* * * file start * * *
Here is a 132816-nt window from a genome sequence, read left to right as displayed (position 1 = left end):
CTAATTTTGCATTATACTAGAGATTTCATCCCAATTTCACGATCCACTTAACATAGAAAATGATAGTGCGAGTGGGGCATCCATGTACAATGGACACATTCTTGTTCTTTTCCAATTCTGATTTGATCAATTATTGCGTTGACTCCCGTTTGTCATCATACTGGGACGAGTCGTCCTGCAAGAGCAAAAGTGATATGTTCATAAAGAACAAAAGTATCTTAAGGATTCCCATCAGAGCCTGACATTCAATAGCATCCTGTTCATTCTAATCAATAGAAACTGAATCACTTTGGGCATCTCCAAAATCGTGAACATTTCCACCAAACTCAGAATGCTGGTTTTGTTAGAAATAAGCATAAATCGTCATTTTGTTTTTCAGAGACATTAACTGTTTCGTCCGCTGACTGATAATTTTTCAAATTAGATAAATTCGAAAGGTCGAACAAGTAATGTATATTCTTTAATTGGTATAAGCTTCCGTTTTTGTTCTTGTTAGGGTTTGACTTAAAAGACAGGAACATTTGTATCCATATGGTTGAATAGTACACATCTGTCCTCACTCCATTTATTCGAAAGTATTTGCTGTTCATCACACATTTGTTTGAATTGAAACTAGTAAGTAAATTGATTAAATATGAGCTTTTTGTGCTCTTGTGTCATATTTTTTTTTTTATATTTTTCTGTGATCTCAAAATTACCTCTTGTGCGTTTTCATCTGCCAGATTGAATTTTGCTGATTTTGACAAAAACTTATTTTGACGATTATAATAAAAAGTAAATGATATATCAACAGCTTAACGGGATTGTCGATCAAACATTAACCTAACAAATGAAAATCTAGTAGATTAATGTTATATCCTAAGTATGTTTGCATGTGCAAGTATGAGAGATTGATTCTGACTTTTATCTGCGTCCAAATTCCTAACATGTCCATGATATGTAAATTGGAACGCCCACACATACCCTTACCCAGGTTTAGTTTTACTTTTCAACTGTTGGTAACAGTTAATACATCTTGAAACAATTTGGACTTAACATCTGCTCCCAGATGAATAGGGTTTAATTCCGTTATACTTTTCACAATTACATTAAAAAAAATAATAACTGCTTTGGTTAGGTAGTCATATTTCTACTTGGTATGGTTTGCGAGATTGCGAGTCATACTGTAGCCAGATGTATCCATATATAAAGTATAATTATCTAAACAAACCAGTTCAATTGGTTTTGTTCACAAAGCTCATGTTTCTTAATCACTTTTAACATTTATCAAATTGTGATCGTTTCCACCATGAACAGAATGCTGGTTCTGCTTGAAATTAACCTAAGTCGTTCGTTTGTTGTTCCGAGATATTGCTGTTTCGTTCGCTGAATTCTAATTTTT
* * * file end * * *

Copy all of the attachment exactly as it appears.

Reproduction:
Here is a 132816-nt window from a genome sequence, read left to right as displayed (position 1 = left end):
CTAATTTTGCATTATACTAGAGATTTCATCCCAATTTCACGATCCACTTAACATAGAAAATGATAGTGCGAGTGGGGCATCCATGTACAATGGACACATTCTTGTTCTTTTCCAATTCTGATTTGATCAATTATTGCGTTGACTCCCGTTTGTCATCATACTGGGACGAGTCGTCCTGCAAGAGCAAAAGTGATATGTTCATAAAGAACAAAAGTATCTTAAGGATTCCCATCAGAGCCTGACATTCAATAGCATCCTGTTCATTCTAATCAATAGAAACTGAATCACTTTGGGCATCTCCAAAATCGTGAACATTTCCACCAAACTCAGAATGCTGGTTTTGTTAGAAATAAGCATAAATCGTCATTTTGTTTTTCAGAGACATTAACTGTTTCGTCCGCTGACTGATAATTTTTCAAATTAGATAAATTCGAAAGGTCGAACAAGTAATGTATATTCTTTAATTGGTATAAGCTTCCGTTTTTGTTCTTGTTAGGGTTTGACTTAAAAGACAGGAACATTTGTATCCATATGGTTGAATAGTACACATCTGTCCTCACTCCATTTATTCGAAAGTATTTGCTGTTCATCACACATTTGTTTGAATTGAAACTAGTAAGTAAATTGATTAAATATGAGCTTTTTGTGCTCTTGTGTCATATTTTTTTTTTTATATTTTTCTGTGATCTCAAAATTACCTCTTGTGCGTTTTCATCTGCCAGATTGAATTTTGCTGATTTTGACAAAAACTTATTTTGACGATTATAATAAAAAGTAAATGATATATCAACAGCTTAACGGGATTGTCGATCAAACATTAACCTAACAAATGAAAATCTAGTAGATTAATGTTATATCCTAAGTATGTTTGCATGTGCAAGTATGAGAGATTGATTCTGACTTTTATCTGCGTCCAAATTCCTAACATGTCCATGATATGTAAATTGGAACGCCCACACATACCCTTACCCAGGTTTAGTTTTACTTTTCAACTGTTGGTAACAGTTAATACATCTTGAAACAATTTGGACTTAACATCTGCTCCCAGATGAATAGGGTTTAATTCCGTTATACTTTTCACAATTACATTAAAAAAAATAATAACTGCTTTGGTTAGGTAGTCATATTTCTACTTGGTATGGTTTGCGAGATTGCGAGTCATACTGTAGCCAGATGTATCCATATATAAAGTATAATTATCTAAACAAACCAGTTCAATTGGTTTTGTTCACAAAGCTCATGTTTCTTAATCACTTTTAACATTTATCAAATTGTGATCGTTTCCACCATGAACAGAATGCTGGTTCTGCTTGAAATTAACCTAAGTCGTTCGTTTGTTGTTCCGAGATATTGCTGTTTCGTTCGCTGAATTCTAATTTTT